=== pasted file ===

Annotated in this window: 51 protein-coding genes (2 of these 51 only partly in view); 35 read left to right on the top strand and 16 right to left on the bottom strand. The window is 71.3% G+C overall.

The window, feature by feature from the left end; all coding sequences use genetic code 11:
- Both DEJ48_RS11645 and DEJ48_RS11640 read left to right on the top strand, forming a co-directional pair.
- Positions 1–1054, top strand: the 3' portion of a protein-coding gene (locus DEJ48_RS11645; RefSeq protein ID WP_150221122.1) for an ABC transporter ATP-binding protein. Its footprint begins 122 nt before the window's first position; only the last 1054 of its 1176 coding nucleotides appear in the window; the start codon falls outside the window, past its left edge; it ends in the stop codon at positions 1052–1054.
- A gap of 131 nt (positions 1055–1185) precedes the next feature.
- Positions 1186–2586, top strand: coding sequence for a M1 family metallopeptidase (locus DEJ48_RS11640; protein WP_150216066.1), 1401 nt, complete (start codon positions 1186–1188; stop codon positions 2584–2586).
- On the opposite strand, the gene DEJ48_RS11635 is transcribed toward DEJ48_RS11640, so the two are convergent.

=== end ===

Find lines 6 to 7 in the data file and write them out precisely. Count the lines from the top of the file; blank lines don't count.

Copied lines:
- Positions 1186–2586, top strand: coding sequence for a M1 family metallopeptidase (locus DEJ48_RS11640; protein WP_150216066.1), 1401 nt, complete (start codon positions 1186–1188; stop codon positions 2584–2586).
- On the opposite strand, the gene DEJ48_RS11635 is transcribed toward DEJ48_RS11640, so the two are convergent.